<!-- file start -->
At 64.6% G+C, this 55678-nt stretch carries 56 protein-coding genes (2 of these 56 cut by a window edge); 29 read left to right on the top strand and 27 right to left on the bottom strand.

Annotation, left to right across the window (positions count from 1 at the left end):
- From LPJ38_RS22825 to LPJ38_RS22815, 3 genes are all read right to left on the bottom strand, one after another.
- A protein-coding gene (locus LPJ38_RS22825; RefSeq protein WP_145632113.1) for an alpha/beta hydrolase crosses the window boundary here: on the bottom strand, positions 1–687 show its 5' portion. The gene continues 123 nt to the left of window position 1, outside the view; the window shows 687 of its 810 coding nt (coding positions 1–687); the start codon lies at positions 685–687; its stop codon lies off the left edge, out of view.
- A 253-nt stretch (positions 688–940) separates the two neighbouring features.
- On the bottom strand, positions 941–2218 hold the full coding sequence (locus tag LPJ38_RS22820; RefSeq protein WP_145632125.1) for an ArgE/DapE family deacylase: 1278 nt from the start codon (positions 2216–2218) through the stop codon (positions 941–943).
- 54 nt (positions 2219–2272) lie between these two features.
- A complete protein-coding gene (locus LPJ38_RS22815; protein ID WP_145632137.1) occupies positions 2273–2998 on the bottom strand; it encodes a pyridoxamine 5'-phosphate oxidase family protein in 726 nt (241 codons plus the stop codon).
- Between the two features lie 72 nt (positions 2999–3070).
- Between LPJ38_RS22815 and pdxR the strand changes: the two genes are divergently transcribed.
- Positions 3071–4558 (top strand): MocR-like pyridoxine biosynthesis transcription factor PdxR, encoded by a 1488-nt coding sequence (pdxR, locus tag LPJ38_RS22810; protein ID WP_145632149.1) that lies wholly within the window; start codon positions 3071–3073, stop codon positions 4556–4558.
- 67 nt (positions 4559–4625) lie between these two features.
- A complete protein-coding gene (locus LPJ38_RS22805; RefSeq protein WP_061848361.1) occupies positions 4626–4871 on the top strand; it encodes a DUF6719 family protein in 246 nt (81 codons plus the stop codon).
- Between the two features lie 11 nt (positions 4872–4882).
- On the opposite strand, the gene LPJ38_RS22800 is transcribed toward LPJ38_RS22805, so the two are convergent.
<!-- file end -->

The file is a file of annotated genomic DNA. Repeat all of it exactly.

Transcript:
At 64.6% G+C, this 55678-nt stretch carries 56 protein-coding genes (2 of these 56 cut by a window edge); 29 read left to right on the top strand and 27 right to left on the bottom strand.

Annotation, left to right across the window (positions count from 1 at the left end):
- From LPJ38_RS22825 to LPJ38_RS22815, 3 genes are all read right to left on the bottom strand, one after another.
- A protein-coding gene (locus LPJ38_RS22825; RefSeq protein WP_145632113.1) for an alpha/beta hydrolase crosses the window boundary here: on the bottom strand, positions 1–687 show its 5' portion. The gene continues 123 nt to the left of window position 1, outside the view; the window shows 687 of its 810 coding nt (coding positions 1–687); the start codon lies at positions 685–687; its stop codon lies off the left edge, out of view.
- A 253-nt stretch (positions 688–940) separates the two neighbouring features.
- On the bottom strand, positions 941–2218 hold the full coding sequence (locus tag LPJ38_RS22820; RefSeq protein WP_145632125.1) for an ArgE/DapE family deacylase: 1278 nt from the start codon (positions 2216–2218) through the stop codon (positions 941–943).
- 54 nt (positions 2219–2272) lie between these two features.
- A complete protein-coding gene (locus LPJ38_RS22815; protein ID WP_145632137.1) occupies positions 2273–2998 on the bottom strand; it encodes a pyridoxamine 5'-phosphate oxidase family protein in 726 nt (241 codons plus the stop codon).
- Between the two features lie 72 nt (positions 2999–3070).
- Between LPJ38_RS22815 and pdxR the strand changes: the two genes are divergently transcribed.
- Positions 3071–4558 (top strand): MocR-like pyridoxine biosynthesis transcription factor PdxR, encoded by a 1488-nt coding sequence (pdxR, locus tag LPJ38_RS22810; protein ID WP_145632149.1) that lies wholly within the window; start codon positions 3071–3073, stop codon positions 4556–4558.
- 67 nt (positions 4559–4625) lie between these two features.
- A complete protein-coding gene (locus LPJ38_RS22805; RefSeq protein WP_061848361.1) occupies positions 4626–4871 on the top strand; it encodes a DUF6719 family protein in 246 nt (81 codons plus the stop codon).
- Between the two features lie 11 nt (positions 4872–4882).
- On the opposite strand, the gene LPJ38_RS22800 is transcribed toward LPJ38_RS22805, so the two are convergent.